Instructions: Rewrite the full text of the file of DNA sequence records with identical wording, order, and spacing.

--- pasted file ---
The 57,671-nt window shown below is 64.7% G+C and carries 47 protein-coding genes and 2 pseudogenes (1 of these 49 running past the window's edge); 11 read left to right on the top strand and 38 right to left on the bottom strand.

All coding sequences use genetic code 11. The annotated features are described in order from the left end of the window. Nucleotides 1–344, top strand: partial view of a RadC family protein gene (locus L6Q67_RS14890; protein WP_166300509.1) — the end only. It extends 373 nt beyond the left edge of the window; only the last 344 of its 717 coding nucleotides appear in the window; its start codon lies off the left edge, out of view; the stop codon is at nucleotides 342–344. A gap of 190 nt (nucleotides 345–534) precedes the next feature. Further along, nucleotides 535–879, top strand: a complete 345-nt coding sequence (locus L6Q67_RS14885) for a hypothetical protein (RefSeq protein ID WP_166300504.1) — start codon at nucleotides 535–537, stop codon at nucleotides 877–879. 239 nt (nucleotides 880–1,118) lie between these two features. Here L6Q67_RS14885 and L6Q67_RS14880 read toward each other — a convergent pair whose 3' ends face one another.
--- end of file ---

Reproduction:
The 57,671-nt window shown below is 64.7% G+C and carries 47 protein-coding genes and 2 pseudogenes (1 of these 49 running past the window's edge); 11 read left to right on the top strand and 38 right to left on the bottom strand.

All coding sequences use genetic code 11. The annotated features are described in order from the left end of the window. Nucleotides 1–344, top strand: partial view of a RadC family protein gene (locus L6Q67_RS14890; protein WP_166300509.1) — the end only. It extends 373 nt beyond the left edge of the window; only the last 344 of its 717 coding nucleotides appear in the window; its start codon lies off the left edge, out of view; the stop codon is at nucleotides 342–344. A gap of 190 nt (nucleotides 345–534) precedes the next feature. Further along, nucleotides 535–879, top strand: a complete 345-nt coding sequence (locus L6Q67_RS14885) for a hypothetical protein (RefSeq protein ID WP_166300504.1) — start codon at nucleotides 535–537, stop codon at nucleotides 877–879. 239 nt (nucleotides 880–1,118) lie between these two features. Here L6Q67_RS14885 and L6Q67_RS14880 read toward each other — a convergent pair whose 3' ends face one another.